Through a one-way window in the observation chamber, Xiao Ling Yun saw five adolescents sitting cross-legged on the floor in a semicircle. Before them was a tablet and two brushes. No ink, these were not calligraphy brushes. One of the adolescents, a girl with short, dark hair, leaned over and drew two characters with quick strokes. All five studied the map that appeared on the tablet.
“Nevertheless”, the aide said. “They attempted to assassinate the Phoenix General. We are fortunate to have captured them.”
It’s a beginning that makes me curious. That’s always a good thing.
The New Space Opera 2 was edited by Gardner Dozois and Jonathan Strahan and contains 19 stories by different authors.
It always takes me forever to finish a short story collection. I think I might have finished this one a bit quicker than usual as I’ve decided to read at least 52 short stories this year, but it still took a long time. The result is that when I look through the titles of the different short stories there are some that I can hardly remember. I’m also discovering that it’s harder to look back on stories when you’ve read the book on a Kindle, p-book short story collections are usually full of post-its so I can find the different stories again without too much bother.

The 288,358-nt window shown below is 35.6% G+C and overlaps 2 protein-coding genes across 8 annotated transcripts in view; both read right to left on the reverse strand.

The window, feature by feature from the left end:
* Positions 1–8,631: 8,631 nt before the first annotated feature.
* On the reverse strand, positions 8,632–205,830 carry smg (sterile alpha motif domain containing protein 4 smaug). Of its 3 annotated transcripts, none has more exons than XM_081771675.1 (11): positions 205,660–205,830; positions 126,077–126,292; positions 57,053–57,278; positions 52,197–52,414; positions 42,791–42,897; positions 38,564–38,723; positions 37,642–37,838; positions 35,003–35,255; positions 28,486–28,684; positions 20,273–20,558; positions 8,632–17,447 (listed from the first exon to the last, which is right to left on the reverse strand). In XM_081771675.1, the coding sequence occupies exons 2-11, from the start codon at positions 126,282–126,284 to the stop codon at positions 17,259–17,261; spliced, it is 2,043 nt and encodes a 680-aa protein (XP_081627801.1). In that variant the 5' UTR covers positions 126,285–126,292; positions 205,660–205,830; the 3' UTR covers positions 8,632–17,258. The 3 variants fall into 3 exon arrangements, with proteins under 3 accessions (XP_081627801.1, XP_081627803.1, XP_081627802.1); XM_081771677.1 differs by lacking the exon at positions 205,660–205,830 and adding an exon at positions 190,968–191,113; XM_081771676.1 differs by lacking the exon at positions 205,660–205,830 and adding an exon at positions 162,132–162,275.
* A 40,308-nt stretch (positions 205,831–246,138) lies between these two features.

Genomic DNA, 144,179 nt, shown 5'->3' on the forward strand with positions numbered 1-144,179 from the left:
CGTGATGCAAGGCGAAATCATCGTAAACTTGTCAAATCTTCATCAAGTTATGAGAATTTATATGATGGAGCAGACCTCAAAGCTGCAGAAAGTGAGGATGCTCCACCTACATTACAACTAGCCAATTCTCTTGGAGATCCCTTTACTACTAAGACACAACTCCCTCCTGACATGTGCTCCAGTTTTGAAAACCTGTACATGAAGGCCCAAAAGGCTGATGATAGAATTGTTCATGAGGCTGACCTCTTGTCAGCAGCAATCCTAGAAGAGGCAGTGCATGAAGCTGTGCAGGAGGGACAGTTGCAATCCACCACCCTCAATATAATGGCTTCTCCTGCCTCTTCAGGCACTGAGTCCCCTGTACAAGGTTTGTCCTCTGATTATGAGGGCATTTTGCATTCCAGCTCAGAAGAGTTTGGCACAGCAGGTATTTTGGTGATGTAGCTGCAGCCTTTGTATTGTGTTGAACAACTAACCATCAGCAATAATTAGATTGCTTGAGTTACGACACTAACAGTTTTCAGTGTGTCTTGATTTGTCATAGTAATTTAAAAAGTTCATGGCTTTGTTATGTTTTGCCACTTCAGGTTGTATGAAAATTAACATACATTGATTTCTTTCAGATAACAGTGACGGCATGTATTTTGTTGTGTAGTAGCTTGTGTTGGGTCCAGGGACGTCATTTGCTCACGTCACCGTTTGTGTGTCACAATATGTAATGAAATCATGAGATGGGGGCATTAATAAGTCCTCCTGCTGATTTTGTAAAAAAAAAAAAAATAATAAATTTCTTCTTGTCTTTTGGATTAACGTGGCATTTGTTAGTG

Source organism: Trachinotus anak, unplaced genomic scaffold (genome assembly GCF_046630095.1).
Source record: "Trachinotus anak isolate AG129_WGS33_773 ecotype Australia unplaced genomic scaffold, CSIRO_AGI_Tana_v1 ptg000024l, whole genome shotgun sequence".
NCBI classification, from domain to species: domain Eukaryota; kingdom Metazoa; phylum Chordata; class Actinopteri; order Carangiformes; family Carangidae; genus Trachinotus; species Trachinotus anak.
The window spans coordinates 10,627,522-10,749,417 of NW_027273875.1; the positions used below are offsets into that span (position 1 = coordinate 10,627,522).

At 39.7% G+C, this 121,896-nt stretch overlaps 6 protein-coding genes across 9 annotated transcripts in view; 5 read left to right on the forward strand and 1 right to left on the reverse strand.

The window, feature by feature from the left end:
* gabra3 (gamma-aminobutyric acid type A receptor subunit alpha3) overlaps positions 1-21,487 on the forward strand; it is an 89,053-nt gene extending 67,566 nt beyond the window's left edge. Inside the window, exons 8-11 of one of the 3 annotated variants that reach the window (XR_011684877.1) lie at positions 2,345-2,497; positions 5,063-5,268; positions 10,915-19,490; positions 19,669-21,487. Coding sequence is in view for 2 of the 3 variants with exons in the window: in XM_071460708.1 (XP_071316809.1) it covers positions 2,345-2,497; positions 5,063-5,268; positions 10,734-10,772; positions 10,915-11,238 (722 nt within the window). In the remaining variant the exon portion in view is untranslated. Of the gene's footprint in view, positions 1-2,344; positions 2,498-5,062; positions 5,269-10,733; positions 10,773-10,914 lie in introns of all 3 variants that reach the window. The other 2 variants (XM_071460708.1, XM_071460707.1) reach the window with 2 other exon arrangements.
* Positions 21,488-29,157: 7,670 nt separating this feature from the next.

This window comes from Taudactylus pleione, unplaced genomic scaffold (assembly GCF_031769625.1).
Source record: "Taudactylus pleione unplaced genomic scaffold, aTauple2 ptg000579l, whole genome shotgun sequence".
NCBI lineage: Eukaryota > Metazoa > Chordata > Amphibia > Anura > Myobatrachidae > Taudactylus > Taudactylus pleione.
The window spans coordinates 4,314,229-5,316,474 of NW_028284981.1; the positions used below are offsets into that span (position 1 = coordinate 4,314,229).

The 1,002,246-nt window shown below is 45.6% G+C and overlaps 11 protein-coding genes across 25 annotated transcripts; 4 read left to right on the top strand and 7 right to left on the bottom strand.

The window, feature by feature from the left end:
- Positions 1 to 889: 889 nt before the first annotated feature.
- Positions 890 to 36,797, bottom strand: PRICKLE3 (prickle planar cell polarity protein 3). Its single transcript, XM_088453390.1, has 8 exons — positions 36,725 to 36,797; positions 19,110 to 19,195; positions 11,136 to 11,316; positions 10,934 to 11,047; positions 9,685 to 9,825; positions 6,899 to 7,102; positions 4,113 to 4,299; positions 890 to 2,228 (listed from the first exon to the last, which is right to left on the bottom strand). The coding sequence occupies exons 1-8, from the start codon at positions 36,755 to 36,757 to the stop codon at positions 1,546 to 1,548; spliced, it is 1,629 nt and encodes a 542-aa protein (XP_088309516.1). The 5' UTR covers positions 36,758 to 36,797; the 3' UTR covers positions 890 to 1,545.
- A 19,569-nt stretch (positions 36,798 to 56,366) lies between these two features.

Oh well, I still have some thoughts about the book.
My favorite stories were “Utriusque Cosmi” by Robert Charles Wilson, “Defect” by Kristine Kathryn Rusch, “Shell Game” by Neal Asher, “Fearless Space Pirates of the Outer Rings” by Bill Willingham, “Chameleons” by Elizabeth Moon, “The Tenth Muse” by Tad Williams, “The Tale of The Wicked” by John Scalzi and “Catastrophe Baker and a Canticle for Leibowitz” by Mike Resnick.
My what-what-what? stories are “The Island” by Peter Watts, “Punctuality” by Garth Nix, “Join the Navy and See the Worlds” by Bruce Sterling, and “The Far End of History” by John C. Wright.
So this means I end up with 8 really good stories, 4 I dislike and 7 that I liked but didn’t find outstanding.
All in all this makes for a good collection. The thing about readers are that we all respond favourably to different things and this collection has stories for lots of different tastes. Even some of the few I don’t like seem to be solid work, it’s just that they’re not for me. I do have a preference for real people and spaceships in a good action story and therefore don’t much care for some of the “posthuman” stories. They seem to get so wrapped up in their own weird idea that they leave me not caring for the characters, and I do need to care to like the story. “Posthumans” I can care for I can handle just fine, like Carlotta in “Utriusque Cosmi”, while the planet-personalities in “The Far End of History” leaves me completely cold. Too bad that that’s the last story in the collection. I guess it was placed there because it’s the longest, but for me it would have been better to end the book on a funny note with Catastrophe Baker.